I continue to dabble in the writings of Flannery O'Connor this summer, and last night during my son's soccer game (he wasn't on the field at the time) I read a fabulous essay on a subject near and dear to my heart. Here is a gem of a quote from Flannery O'Connor:
"Ours is the first age in history which has asked the child what he would tolerate learning, but that is a part of the problem I am not equipped to deal. The devil of Educationism that possesses us is the kind that can be cast out only by prayer and fasting. No one has yet come along strong enough to do it. In other ages the attention of children was held by Homer and Virgil, among others, but by the reverse evolutionary process, that is no longer possible; our children are too stupid now to enter the past imaginatively. No one asks the student if algebra pleases him or if he finds it satisfactory that some French verbs are irregular, but if he prefers Hersey to Hawthorne, his taste must prevail.
I would like to put forward a proposition, repugnant to most English teachers, that fiction, if it is going to be taught in the high schools, should be taught as a subject and as a subject with a history. The total effect of a novel depends not only on its innate impact, but upon the experience, literary and otherwise, with which it is approached. No child needs to be assigned Hersey or Steinbeck until he is familiar with a certain amount of the best work of Cooper, Hawthorne, Melville, the early James and Crane, and he does not need to be assigned these until he has been introduced to some of the better English novelists of the 18th and 19th centuries.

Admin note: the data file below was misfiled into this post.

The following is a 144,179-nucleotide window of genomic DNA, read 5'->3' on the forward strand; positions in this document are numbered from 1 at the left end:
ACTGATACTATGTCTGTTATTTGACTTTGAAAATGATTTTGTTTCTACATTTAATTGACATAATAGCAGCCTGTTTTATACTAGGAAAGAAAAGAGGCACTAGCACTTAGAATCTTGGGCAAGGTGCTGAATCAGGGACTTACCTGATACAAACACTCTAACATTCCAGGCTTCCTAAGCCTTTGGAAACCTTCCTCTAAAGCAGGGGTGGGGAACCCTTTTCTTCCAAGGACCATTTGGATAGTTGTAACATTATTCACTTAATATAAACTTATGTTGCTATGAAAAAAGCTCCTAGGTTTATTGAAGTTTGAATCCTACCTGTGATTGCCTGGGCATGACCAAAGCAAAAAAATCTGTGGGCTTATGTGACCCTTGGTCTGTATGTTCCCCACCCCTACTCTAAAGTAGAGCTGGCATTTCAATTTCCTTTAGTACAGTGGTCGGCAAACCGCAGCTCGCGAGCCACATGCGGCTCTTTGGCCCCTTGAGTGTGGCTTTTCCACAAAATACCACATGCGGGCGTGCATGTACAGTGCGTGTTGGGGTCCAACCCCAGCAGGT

The fact that these works do not present him with the realities of his own time is all to the good. He is surrounded by the realities of his own time and he has no perspective whatever to view them..."
O'Connor, Flannery. Flannery O'Connor: Collected Works. "Fiction is a Subject with a History" Library of America: NY, 1988.